Newsworthy: Ford Motor Co. outlined the next phase of its expansion in China yesterday, with 50 new Ford and Lincoln models going to that market by 2025. There will be at last 15 new electric vehicles under these brands, and the separate Zotye-Ford joint venture will offer a range of affordable all-electric vehicles under a new brand. Sport utility vehicles will be emphasized, with eight new utility vehicles being rolled out under the 50-vehicle launch. Connectivity will play a greater role, with all Ford and Lincoln vehicles in China connected through either embedded modems or plug-in devices by the end of 2019. As for autonomous vehicles, Ford will tap into its board member presence of Chinese company Baidu’s Project Apollo. The Apollo Open Platform will facilitate the development, testing, and deployment of autonomous vehicles, the company said………… Electric bus manufacturer Proterra announced yesterday that Yosemite National Park will add two Proterra Catalyst buses to its fleet. It will be the first U.S. National Park to permanently add zero-emission buses to its shuttle fleet, offering its visitors a modern, ecologically-friendly transportation option, Proterra said. Beginning service in late 2018, the Catalyst buses are expected annually to reduce 887,000 lbs. of greenhouse gas emissions and save approximately $150,500 on maintenance and operating costs for the national park………… Volkswagen AG’s Moia mobility service division yesterday unveiled a six-seater, all-electric minibus that will be deployed in Hamburg during the second half of 2018. The EV will be rolling out globally after the launch, Ole Harms, chief executive of the division, said on Monday at the TechCrunch Disrupt conference in Berlin. Harms expects services using Moia minibuses to replace 1 million cars across European and U.S. cities by 2025. It will start with 200 units and will scale up to about 1,000 in the following years; drivers of the electric minibus will be offered by Moia, as well as the service being offered to fleet operators and municipalities, he said.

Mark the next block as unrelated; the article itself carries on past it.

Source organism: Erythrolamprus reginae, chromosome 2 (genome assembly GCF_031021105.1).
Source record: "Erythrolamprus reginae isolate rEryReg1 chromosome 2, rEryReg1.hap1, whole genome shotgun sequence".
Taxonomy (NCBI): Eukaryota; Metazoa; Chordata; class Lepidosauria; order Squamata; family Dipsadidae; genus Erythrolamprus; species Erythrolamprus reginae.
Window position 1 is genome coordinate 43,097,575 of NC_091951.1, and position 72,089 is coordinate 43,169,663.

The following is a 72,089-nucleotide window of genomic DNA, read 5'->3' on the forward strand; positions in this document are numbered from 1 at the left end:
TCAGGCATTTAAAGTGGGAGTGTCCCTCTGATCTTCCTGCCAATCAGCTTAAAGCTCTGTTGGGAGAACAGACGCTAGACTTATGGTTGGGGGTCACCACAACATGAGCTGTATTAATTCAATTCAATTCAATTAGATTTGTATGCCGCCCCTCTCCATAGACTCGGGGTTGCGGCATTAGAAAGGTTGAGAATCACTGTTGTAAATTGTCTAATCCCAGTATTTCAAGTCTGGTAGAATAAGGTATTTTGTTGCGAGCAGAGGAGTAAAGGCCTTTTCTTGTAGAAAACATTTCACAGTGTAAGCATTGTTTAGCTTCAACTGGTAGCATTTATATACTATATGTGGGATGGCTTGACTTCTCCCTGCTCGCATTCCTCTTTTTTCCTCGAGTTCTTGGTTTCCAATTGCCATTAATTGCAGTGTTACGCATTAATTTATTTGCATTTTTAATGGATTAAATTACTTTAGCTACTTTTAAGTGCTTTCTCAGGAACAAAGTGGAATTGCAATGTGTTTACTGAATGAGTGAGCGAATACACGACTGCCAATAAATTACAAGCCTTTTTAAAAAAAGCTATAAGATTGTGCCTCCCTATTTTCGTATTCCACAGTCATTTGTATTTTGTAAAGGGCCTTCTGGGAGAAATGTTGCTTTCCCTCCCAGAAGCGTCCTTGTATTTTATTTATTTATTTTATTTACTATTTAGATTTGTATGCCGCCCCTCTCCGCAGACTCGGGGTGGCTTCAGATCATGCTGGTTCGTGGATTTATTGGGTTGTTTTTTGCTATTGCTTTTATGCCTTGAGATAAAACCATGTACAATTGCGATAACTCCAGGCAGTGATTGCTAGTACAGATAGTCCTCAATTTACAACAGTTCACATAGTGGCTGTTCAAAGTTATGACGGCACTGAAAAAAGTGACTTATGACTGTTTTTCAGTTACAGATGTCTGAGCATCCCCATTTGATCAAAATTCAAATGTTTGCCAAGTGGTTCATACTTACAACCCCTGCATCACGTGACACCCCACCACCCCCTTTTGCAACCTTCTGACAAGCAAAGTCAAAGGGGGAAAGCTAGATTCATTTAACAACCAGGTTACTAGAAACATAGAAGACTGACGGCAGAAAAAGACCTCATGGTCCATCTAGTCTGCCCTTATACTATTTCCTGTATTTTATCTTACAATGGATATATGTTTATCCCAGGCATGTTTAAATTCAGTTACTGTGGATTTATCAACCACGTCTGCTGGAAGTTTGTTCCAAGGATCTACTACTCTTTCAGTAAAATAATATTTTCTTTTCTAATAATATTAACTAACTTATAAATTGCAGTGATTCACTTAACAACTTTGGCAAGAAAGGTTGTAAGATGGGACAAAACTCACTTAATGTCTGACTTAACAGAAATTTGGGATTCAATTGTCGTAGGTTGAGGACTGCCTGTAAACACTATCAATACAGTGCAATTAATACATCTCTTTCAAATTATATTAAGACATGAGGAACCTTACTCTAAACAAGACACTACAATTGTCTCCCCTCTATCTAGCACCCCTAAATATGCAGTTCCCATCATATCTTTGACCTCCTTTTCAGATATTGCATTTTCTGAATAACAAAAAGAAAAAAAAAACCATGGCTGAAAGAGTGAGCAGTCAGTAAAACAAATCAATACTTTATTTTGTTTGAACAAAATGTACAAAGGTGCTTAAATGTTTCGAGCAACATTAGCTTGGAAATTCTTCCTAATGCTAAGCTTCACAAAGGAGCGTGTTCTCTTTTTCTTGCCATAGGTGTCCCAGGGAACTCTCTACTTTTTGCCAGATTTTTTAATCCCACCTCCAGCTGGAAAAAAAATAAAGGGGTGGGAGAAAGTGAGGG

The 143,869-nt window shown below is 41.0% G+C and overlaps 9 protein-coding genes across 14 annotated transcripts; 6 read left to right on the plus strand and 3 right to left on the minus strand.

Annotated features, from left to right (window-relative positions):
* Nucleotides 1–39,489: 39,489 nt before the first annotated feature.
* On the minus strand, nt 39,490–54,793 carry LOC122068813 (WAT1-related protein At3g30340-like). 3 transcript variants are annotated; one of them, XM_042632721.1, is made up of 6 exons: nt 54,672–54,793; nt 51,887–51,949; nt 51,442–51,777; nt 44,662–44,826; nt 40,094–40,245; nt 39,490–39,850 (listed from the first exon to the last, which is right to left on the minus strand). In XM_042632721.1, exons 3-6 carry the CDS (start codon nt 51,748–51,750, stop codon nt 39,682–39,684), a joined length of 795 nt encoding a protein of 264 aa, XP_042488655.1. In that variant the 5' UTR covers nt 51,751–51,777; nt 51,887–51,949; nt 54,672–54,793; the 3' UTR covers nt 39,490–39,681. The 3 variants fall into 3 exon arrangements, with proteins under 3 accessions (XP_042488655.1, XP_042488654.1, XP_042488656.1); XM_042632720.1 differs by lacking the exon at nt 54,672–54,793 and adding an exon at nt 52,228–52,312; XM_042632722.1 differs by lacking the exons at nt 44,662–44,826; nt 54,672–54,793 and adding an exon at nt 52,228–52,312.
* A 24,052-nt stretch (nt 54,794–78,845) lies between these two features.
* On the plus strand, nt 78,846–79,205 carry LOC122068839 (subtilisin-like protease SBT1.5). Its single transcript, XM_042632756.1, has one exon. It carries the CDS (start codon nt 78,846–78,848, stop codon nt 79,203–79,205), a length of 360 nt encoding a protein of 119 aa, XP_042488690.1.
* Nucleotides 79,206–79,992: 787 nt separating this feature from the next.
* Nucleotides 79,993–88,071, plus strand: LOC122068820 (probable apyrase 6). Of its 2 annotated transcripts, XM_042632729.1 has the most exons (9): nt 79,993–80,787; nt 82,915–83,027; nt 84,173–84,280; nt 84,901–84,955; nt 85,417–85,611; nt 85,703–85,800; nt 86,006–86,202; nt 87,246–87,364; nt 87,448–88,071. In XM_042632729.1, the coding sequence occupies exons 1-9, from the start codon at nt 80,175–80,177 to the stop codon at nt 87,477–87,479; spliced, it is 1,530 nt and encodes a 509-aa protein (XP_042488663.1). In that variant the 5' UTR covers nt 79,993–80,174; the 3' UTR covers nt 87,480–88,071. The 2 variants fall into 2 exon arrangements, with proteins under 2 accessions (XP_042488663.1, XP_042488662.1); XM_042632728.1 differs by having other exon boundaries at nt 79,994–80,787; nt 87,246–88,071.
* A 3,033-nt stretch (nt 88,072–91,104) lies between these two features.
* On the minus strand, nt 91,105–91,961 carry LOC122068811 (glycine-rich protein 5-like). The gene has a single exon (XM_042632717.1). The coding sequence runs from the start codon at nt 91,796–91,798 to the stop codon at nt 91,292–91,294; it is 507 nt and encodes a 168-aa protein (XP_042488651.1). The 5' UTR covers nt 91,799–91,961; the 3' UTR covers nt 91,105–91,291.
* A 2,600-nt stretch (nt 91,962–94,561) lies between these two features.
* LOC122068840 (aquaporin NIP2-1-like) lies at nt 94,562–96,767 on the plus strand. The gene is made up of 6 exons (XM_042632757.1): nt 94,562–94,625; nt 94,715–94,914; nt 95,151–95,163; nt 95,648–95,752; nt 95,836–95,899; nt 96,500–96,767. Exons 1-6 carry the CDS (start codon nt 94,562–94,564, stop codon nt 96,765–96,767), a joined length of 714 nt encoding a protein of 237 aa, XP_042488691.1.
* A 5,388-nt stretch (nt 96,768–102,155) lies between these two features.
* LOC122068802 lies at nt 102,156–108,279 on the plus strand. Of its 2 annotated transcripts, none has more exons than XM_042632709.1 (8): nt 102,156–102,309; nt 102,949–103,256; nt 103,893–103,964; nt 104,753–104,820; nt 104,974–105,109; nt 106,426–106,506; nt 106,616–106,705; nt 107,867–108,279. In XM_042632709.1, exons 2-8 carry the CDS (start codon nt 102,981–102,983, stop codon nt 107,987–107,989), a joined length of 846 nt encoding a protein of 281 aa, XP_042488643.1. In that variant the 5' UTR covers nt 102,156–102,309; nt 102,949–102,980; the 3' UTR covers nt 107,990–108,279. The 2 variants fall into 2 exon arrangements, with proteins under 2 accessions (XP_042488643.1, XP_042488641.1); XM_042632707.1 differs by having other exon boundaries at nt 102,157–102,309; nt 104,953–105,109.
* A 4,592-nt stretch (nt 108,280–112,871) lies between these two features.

Next phase of biofuels: The U.S. Environmental Protection Agency’s announcement on Thursday on the Renewable Fuel Standard volumes brings to an end a long-awaited and embattled regulatory question for biofuel producers and advocates and the oil industry. Here are a few details on the decision:
* 2018 targets require fuel companies to blend 19.29 billion gallons of renewable fuels into the nation’s gasoline and diesel supply, up slightly from the 19.28 billion gallons required for 2017. That breaks down to 15 billion gallons of conventional biofuels like corn-based ethanol, in line with 2017, and 4.29 billion gallons of advanced biofuels, up from 4.28 billion in 2017. For 2019, the agency set a target for biodiesel at 2.1 billion gallons, unchanged from 2018.
* “Maintaining the renewable fuel standard at current levels ensures stability in the marketplace and follows through with my commitment to … upholding the rule of law,” EPA Administrator Scott Pruitt said in a press release.
* “We think this action is bad for U.S. manufacturing and American consumers,” said Chet Thompson, president and CEO of American Fuel & Petrochemical Manufacturers. He said the EPA’s final decision showed it was “bowing the knee to King Corn.”
Biofuels groups such as Renewal Fuels Association praised the decision.
* National Biodiesel Board and U.S. Senator Chuck Grassley of Iowa were disappointed to see an increase in biodiesel levels not included in the new rule.
* Clean Energy Fuels was pleased to see that renewable natural gas was included as an advanced renewable fuel. “Last week the U.S. Environmental Protection Agency (EPA) upheld its commitment to the Renewable Fuel Standard, and particularly renewable natural gas (RNG), thereby giving the market a clear sign of confidence which will result in its continued growth. This action sent a very positive message to those who produce, sell and consume RNG,” said Clean Energy Fuels President and CEO Andrew Littlefair.